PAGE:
People tend to think of December as the heart of Winter, with the shortest day and winter festivals. However, of course, in the UK the worst weather does not come until the new year and you are far more likely to see snow at Easter in the UK than at Christmas. However, so many people find this a difficult concept to accept. They think by February they are in the clear because they are not seeing snow scenes on Christmas cards, but of course in fact this is the toughest time. This is not only the case in the UK, the Russians used to talk about 'General February' being one of their strongest defenders against foreign invasion. I suppose if we had had this snow in December people would have been more mentally prepared. Having it now has caught them out.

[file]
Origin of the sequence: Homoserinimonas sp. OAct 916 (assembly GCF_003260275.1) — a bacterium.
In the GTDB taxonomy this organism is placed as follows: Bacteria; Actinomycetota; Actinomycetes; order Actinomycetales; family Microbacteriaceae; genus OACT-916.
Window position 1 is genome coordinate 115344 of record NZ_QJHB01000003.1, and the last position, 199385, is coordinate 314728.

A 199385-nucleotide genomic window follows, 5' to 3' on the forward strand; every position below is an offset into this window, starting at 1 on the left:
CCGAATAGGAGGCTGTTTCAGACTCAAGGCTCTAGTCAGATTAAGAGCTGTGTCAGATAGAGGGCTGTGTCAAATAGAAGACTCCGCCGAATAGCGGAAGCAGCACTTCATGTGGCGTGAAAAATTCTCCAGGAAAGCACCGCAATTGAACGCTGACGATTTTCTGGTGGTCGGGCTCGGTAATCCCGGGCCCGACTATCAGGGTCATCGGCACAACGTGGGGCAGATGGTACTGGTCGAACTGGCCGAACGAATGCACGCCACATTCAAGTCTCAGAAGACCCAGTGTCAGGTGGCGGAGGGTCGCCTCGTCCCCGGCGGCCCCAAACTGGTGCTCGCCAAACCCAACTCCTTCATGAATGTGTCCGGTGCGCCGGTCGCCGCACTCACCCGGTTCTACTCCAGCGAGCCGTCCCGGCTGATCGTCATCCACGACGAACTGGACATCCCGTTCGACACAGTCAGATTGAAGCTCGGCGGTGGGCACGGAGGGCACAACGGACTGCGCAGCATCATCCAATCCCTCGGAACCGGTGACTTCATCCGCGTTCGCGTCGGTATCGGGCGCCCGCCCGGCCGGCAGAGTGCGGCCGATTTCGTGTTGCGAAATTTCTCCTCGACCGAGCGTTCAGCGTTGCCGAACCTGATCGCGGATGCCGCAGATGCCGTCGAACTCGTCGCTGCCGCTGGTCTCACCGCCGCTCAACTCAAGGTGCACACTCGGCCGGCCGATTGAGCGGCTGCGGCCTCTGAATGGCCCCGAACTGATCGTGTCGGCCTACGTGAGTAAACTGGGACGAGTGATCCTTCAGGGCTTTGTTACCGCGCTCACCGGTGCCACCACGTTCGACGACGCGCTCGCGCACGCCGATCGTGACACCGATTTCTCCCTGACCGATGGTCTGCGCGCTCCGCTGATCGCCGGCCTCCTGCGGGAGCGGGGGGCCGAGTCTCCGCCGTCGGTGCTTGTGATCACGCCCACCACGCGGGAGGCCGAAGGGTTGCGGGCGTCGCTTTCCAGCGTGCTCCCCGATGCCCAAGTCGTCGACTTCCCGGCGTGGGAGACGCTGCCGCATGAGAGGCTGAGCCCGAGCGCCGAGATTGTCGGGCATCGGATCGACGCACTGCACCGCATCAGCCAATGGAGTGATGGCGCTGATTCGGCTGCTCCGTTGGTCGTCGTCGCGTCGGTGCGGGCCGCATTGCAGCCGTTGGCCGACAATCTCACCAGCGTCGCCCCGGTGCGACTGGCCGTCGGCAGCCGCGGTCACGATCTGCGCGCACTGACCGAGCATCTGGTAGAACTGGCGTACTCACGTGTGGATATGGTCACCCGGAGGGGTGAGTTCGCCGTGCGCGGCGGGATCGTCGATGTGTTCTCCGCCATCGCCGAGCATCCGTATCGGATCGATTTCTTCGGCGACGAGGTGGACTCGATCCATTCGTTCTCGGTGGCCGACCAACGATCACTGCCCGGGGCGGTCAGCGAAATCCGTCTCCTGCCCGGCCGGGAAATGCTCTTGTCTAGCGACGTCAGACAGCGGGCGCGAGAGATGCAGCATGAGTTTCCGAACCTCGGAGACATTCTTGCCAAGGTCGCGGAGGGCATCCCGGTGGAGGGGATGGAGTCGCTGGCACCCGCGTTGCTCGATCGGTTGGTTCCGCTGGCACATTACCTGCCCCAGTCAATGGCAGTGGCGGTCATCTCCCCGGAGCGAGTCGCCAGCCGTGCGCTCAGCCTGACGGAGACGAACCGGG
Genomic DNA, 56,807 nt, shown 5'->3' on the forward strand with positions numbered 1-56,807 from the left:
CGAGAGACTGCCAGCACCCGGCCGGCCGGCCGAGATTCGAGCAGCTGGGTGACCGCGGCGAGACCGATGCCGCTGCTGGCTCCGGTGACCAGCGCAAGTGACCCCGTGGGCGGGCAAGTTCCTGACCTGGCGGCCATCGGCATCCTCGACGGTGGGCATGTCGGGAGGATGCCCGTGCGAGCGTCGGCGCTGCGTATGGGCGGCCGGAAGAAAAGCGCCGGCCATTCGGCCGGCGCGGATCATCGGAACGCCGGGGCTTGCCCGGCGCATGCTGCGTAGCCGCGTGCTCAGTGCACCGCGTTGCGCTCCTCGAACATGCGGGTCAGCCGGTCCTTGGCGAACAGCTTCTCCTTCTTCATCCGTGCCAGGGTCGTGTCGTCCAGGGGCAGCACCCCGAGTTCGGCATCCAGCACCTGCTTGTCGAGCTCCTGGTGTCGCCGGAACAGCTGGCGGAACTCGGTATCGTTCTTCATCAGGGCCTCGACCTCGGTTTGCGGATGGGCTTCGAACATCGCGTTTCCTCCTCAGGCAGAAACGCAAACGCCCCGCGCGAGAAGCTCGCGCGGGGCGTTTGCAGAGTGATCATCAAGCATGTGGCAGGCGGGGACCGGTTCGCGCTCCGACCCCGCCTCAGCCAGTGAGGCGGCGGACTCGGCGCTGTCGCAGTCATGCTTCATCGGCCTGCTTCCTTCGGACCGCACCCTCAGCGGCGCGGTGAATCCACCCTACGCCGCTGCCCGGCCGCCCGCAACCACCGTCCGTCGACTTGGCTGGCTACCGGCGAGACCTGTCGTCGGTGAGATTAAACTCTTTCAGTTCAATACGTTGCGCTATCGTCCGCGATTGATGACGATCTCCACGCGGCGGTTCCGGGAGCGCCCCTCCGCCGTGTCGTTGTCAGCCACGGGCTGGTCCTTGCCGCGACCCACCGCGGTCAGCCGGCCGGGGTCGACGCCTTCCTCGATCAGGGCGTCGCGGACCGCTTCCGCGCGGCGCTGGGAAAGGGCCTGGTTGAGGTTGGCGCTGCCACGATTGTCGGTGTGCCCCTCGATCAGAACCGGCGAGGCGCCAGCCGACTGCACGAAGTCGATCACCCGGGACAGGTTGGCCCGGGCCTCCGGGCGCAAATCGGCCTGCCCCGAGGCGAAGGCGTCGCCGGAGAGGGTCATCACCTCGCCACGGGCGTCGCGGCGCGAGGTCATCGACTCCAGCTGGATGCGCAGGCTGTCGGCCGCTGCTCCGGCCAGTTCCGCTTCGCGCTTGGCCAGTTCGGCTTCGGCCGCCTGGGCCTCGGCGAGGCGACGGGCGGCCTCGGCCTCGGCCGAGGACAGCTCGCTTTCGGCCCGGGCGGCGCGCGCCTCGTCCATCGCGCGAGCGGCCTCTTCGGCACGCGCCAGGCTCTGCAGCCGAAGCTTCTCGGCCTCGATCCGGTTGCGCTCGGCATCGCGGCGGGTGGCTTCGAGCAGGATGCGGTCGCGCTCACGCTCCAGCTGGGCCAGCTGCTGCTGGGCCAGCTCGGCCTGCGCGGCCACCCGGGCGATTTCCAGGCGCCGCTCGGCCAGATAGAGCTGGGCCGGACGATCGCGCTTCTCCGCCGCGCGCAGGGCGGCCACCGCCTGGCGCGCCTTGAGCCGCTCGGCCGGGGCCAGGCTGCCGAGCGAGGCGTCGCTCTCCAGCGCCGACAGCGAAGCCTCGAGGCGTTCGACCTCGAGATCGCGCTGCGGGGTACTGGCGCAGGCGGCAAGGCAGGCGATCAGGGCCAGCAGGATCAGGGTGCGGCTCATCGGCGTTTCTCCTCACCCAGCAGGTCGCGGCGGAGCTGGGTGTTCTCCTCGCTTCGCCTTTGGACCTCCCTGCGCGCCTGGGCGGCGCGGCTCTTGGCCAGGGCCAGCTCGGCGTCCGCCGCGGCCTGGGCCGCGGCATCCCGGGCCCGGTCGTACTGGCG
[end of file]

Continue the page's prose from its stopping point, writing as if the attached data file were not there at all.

The UK does not experience regular snow as, say, Belgium, the Netherlands and North-East France do. The British Isles stop the warm Gulf Stream reaching these regions (the Atlantic coast of France, Brittany, etc. benefit from this warm current the way Britain and Ireland do) so temperatures like -10ºC are not uncommon, whereas in Britain anything below -3ºC is rare. Similarly we tend not to have hot summers and anything over 22-25ºC is exceptional. Here is where I think the problems start that we are witnessing today across the UK. Generally we have a mild climate without the extremes of hot and cold. We have some frost, we have a bit of snow which melts quickly; in summer we might have a few very hot days but very rarely exceed 30ºC and generally we do not suffer droughts (1976 and 1995 are memorable due to this). This means we are unprepared when suddenly we encounter such temperatures and the weather they bring; things that neighbouring states have no problem with. London is as far North as Moscow, Newcastle is farther North than Copenhagen and Inverness is about as far North as Stockholm. So you would think we would be able to cope with the kinds of temperatures those countries face and the snow that comes with them.